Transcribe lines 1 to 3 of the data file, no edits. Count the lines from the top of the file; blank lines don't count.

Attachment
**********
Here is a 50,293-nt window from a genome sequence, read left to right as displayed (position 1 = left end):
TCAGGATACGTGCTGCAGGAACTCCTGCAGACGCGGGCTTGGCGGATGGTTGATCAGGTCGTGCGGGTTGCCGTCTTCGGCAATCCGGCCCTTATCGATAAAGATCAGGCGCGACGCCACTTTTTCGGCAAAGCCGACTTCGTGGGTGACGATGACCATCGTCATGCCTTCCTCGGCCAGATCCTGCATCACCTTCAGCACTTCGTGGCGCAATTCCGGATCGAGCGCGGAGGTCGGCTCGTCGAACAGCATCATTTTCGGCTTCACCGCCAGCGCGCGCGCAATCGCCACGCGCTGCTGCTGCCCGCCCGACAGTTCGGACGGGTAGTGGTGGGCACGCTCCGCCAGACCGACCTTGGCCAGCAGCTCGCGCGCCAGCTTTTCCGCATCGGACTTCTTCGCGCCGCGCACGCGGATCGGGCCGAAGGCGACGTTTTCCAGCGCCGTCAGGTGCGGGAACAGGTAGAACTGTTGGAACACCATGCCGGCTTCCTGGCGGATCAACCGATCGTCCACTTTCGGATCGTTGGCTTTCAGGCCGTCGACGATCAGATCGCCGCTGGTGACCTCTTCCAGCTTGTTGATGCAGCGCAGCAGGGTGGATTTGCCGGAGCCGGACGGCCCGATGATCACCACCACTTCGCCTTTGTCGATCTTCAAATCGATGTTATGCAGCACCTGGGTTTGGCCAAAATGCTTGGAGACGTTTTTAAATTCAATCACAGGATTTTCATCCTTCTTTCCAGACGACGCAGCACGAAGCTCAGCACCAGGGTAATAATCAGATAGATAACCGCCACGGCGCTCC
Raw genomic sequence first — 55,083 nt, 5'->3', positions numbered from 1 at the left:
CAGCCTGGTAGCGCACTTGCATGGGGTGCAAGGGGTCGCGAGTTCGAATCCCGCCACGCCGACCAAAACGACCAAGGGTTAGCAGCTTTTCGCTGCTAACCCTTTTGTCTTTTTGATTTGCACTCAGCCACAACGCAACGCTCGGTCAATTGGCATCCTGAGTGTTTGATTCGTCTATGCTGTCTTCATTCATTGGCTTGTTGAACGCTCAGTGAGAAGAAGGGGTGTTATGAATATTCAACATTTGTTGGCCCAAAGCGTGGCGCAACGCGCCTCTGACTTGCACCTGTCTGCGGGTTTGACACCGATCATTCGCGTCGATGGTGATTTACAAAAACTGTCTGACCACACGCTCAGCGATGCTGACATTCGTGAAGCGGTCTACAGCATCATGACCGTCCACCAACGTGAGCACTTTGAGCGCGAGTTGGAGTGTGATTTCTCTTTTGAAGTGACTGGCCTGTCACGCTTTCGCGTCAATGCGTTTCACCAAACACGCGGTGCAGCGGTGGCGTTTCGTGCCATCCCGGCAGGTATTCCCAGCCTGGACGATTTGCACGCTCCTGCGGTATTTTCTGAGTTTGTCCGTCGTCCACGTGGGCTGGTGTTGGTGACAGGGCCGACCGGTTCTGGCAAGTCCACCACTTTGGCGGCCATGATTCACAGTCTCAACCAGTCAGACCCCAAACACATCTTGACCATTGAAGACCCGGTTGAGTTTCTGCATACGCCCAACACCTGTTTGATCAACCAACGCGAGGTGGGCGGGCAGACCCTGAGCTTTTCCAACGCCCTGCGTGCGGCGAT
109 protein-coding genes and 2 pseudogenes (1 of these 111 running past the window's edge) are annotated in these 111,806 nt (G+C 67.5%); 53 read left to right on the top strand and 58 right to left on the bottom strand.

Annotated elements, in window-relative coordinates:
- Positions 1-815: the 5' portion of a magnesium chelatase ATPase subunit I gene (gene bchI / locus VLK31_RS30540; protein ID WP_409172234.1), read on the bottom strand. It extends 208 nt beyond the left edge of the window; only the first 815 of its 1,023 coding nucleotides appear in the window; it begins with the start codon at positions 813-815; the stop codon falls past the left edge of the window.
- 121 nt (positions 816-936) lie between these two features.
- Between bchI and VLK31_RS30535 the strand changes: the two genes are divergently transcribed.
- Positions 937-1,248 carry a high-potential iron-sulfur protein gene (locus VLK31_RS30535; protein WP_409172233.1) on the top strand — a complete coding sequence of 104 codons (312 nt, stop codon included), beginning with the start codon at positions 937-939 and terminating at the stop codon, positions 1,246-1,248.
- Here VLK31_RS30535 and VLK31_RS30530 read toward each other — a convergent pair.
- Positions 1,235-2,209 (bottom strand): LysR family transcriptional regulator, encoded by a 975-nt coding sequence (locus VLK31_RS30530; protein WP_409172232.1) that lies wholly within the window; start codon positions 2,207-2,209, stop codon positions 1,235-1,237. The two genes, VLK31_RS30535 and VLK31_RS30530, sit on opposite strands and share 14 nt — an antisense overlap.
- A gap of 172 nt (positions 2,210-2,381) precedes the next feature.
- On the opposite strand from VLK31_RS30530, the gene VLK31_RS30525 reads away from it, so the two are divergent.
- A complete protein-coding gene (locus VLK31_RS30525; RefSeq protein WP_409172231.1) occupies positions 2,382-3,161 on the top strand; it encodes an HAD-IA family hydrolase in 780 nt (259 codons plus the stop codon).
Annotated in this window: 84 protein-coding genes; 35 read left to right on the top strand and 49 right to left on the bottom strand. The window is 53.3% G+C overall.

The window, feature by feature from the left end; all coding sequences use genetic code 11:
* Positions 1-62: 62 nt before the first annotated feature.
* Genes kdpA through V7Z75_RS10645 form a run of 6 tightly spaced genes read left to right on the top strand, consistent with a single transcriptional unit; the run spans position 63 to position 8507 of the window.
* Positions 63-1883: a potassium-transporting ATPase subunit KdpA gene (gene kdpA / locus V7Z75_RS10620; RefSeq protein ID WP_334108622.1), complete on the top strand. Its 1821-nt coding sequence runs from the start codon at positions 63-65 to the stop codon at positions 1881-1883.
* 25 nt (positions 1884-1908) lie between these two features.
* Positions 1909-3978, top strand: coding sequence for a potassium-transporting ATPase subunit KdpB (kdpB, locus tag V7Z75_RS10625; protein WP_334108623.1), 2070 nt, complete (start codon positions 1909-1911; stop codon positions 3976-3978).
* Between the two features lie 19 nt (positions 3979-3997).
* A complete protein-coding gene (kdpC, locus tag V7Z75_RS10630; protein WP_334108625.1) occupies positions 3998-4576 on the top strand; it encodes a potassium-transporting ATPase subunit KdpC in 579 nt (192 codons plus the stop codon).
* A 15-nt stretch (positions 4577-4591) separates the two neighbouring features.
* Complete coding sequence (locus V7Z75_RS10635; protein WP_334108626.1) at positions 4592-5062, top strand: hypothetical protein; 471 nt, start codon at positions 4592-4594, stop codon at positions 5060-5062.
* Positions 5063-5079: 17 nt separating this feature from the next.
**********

Here is a 50,293-nt window from a genome sequence, read left to right as displayed (position 1 = left end):
TCAGGATACGTGCTGCAGGAACTCCTGCAGACGCGGGCTTGGCGGATGGTTGATCAGGTCGTGCGGGTTGCCGTCTTCGGCAATCCGGCCCTTATCGATAAAGATCAGGCGCGACGCCACTTTTTCGGCAAAGCCGACTTCGTGGGTGACGATGACCATCGTCATGCCTTCCTCGGCCAGATCCTGCATCACCTTCAGCACTTCGTGGCGCAATTCCGGATCGAGCGCGGAGGTCGGCTCGTCGAACAGCATCATTTTCGGCTTCACCGCCAGCGCGCGCGCAATCGCCACGCGCTGCTGCTGCCCGCCCGACAGTTCGGACGGGTAGTGGTGGGCACGCTCCGCCAGACCGACCTTGGCCAGCAGCTCGCGCGCCAGCTTTTCCGCATCGGACTTCTTCGCGCCGCGCACGCGGATCGGGCCGAAGGCGACGTTTTCCAGCGCCGTCAGGTGCGGGAACAGGTAGAACTGTTGGAACACCATGCCGGCTTCCTGGCGGATCAACCGATCGTCCACTTTCGGATCGTTGGCTTTCAGGCCGTCGACGATCAGATCGCCGCTGGTGACCTCTTCCAGCTTGTTGATGCAGCGCAGCAGGGTGGATTTGCCGGAGCCGGACGGCCCGATGATCACCACCACTTCGCCTTTGTCGATCTTCAAATCGATGTTATGCAGCACCTGGGTTTGGCCAAAATGCTTGGAGACGTTTTTAAATTCAATCACAGGATTTTCATCCTTCTTTCCAGACGACGCAGCACGAAGCTCAGCACCAGGGTAATAATCAGATAGATAACCGCCACGGCGCTCC
Raw genomic sequence first — 55,083 nt, 5'->3', positions numbered from 1 at the left: